PlantVillage has been recognized as a top finalist in the recent Africa-Korea Agtech Innovation Challenge and Summit held in Nairobi, Kenya, on February 8th and 9th 2023.
PlantVillage was among the 21 finalists who impressed with their disruptive technologies assisting farmers across the globe.Under the theme of improving agricultural productivity and efficiency, of note was our AI that farmers use to identify disease symptoms and pest damage on crops.
Other competitors in the same category were Agribusiness Solutions, EzyAgric, Sunculture, DK EcoFarm, and Agrocares, among others, in the event hosted by the World Bank, with support from the Korea World Bank Partnership Facility (KWPF) and the Korean Green Growth Trust Fund (KGGTF) and in partnership with Plug and Play Tech Center and Intellecap.
Lawrence Ombwayo, PlantVillage’s research and extension officer and Rift Valley region lead, pitched the organization’s advanced artificial intelligence (AI) tool, the PlantVillage Nuru app, in empowering farmers through providing solutions to the pest and disease problem.
Lawrence Ombwayo showcased PlantVillage Nuru as a publicly supported smartphone technology that uses a digital assistant tool to help farmers diagnose crop disease in the field even without an Internet connection.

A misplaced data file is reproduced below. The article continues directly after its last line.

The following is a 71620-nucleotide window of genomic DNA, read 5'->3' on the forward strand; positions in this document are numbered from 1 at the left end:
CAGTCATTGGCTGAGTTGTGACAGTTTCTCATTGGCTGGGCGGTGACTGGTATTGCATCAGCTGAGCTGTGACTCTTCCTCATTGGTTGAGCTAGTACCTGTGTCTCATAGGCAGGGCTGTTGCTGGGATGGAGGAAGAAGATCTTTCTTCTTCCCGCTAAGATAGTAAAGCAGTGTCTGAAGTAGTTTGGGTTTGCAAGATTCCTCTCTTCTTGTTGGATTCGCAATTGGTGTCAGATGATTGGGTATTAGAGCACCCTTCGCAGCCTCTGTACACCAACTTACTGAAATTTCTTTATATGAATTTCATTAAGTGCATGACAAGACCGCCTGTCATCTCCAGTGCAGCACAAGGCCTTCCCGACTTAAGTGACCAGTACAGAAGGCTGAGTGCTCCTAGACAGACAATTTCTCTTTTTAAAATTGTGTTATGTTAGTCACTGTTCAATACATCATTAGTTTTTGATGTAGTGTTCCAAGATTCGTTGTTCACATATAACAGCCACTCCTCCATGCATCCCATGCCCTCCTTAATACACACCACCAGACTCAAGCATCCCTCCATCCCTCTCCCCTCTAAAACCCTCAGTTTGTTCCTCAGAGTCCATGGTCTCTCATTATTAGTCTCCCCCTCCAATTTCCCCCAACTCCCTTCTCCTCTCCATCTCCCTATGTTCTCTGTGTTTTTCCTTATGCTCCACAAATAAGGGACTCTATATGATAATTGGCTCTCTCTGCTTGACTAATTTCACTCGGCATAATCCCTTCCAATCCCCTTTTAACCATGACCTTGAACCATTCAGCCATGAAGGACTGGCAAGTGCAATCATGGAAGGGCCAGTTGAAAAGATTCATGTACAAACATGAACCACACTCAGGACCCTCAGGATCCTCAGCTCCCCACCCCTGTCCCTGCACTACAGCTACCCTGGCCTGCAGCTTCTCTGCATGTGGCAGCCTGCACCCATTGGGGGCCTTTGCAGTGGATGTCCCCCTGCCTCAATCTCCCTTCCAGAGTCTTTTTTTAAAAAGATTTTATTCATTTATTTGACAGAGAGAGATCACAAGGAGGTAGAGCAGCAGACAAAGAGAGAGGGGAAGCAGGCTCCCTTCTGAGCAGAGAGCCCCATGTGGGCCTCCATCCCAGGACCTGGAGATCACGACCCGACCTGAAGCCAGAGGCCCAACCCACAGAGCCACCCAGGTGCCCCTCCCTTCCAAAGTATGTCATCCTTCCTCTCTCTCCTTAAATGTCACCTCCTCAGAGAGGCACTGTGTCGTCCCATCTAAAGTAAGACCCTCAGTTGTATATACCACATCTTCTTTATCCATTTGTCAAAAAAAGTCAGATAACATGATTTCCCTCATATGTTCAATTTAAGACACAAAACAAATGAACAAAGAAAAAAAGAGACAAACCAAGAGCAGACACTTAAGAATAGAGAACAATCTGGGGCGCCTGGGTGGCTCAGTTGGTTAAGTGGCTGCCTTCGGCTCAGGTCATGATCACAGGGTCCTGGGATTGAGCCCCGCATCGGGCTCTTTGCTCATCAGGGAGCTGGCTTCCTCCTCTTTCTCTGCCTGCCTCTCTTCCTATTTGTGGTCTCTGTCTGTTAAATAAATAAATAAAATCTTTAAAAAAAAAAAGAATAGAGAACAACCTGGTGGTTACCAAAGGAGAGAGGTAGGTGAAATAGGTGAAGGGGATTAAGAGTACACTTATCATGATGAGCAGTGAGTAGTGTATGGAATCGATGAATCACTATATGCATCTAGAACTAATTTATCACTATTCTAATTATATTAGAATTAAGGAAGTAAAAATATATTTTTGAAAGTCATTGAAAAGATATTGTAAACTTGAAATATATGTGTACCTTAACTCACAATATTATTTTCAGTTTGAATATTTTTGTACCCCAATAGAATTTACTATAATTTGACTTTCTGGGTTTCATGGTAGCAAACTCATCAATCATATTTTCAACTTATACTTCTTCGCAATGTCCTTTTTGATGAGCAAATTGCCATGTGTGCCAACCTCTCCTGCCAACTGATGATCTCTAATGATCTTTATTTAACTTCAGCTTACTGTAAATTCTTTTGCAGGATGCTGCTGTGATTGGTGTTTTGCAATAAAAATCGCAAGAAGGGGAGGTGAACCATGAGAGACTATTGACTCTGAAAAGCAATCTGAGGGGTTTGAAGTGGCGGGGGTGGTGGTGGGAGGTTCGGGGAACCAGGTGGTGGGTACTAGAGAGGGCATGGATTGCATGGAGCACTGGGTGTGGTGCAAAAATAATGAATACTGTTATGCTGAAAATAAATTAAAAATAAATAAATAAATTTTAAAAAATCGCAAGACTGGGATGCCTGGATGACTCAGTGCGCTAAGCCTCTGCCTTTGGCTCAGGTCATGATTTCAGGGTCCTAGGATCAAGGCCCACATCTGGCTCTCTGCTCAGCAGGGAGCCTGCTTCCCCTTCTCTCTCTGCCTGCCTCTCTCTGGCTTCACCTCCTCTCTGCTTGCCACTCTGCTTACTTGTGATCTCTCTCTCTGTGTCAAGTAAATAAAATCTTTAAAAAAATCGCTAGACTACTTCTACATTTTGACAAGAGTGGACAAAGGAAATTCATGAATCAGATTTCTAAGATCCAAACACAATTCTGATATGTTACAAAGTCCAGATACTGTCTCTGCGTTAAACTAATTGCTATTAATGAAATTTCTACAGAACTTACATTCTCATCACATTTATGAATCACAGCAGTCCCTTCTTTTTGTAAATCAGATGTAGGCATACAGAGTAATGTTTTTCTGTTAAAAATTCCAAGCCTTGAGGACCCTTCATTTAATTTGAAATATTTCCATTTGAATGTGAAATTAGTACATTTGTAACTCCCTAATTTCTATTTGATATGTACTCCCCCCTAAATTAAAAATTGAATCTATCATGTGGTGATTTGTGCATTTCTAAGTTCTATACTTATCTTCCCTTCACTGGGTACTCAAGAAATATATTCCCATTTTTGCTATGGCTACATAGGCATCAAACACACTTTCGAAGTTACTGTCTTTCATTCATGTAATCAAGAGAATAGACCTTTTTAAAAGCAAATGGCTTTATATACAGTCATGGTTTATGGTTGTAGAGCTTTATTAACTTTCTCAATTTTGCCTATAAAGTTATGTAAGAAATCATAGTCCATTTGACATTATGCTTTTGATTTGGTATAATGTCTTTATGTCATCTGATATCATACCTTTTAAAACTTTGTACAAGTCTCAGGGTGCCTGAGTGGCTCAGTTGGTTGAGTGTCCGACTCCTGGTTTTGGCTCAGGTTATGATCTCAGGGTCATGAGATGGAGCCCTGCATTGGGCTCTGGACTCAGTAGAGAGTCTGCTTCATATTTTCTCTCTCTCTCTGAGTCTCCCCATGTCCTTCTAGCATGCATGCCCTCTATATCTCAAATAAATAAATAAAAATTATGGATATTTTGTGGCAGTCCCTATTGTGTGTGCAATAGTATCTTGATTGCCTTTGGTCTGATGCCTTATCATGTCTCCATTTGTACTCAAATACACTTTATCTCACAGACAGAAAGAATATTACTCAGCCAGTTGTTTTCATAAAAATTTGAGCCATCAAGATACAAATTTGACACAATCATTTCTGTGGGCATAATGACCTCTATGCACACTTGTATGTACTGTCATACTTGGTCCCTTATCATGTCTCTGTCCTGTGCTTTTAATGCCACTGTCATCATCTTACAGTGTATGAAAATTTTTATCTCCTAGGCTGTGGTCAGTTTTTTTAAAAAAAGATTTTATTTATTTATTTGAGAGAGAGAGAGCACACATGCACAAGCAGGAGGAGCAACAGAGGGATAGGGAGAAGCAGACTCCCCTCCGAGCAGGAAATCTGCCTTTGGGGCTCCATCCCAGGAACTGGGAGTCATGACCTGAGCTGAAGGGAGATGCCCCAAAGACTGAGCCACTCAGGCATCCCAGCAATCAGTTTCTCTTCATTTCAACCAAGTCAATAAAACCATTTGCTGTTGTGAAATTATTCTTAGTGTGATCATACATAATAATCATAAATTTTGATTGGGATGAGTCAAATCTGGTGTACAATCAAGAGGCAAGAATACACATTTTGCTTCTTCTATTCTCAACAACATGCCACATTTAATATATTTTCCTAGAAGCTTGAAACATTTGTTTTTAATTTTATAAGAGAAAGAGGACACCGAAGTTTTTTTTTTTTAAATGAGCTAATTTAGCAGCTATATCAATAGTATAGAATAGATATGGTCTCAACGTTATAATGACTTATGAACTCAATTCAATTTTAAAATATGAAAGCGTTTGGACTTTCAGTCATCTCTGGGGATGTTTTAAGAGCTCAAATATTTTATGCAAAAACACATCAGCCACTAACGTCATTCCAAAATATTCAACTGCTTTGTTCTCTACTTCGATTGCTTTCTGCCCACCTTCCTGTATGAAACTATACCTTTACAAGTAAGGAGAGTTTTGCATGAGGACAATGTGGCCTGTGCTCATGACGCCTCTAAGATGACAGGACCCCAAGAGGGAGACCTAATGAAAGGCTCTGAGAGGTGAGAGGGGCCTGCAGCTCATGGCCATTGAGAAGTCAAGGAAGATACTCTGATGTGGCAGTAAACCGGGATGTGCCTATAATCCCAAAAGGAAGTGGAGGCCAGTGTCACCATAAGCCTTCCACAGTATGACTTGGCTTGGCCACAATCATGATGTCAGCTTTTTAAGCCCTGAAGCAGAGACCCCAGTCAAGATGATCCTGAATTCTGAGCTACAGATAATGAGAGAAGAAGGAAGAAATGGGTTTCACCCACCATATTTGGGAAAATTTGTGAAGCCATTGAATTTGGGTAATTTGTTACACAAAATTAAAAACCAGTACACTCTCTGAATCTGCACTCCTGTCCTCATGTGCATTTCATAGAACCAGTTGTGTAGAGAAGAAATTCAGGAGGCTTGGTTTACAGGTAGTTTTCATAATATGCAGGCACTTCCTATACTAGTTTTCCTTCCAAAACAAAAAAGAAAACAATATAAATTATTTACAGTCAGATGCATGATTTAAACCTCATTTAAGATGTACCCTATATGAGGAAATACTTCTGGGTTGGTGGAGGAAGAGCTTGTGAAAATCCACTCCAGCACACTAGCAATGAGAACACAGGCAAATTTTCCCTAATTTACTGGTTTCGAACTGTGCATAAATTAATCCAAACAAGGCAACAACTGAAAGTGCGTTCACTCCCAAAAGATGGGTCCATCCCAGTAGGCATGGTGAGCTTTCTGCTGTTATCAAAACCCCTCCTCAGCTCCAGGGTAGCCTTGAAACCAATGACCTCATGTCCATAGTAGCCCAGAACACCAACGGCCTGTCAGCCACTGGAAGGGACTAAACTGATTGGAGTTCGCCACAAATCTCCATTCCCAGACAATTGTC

The app uses tensor flow image detection technology to identify objects on plant leaves and patterns indicating disease outbreaks, having been trained using images of both healthy and diseased crop leaves before its inception in 2012.
Following its show of ability at the summit, PlantVillage will now get an opportunity to join the one million farmer platform built by the Africa-Korea Agtech Innovation Challenge in Kenya, an impactful digital platform for networking and access to financial services, enterprise development, market access, and data analytics.
The World Bank, through two of its existing projects, the Kenya Climate Smart Agriculture Project (KCSAP) and the National Agriculture Inclusive Growth Project (NARIGP), is cumulatively investing $450 million to enhance productivity, resilience, and profitability for millions of farmers across all 47 counties in Kenya.
The forum brought together stakeholders working to foster and enable the ecosystem in Africa. It was also a celebration of Disruptive Agricultural Technologies (DATs) with the potential to transform agriculture in Africa.
"If we develop solutions that do not speak to the smallholder farmer and do not address their pain points, we are only bringing technology into the market that cannot be sustained."
"If we are to succeed through disruptive technology, we have to be deliberate from research to implementation of our agritech and agribusiness innovation," said Brenda Gunde from IFAD, one of the key speakers at the summit.
By Mercy Achieng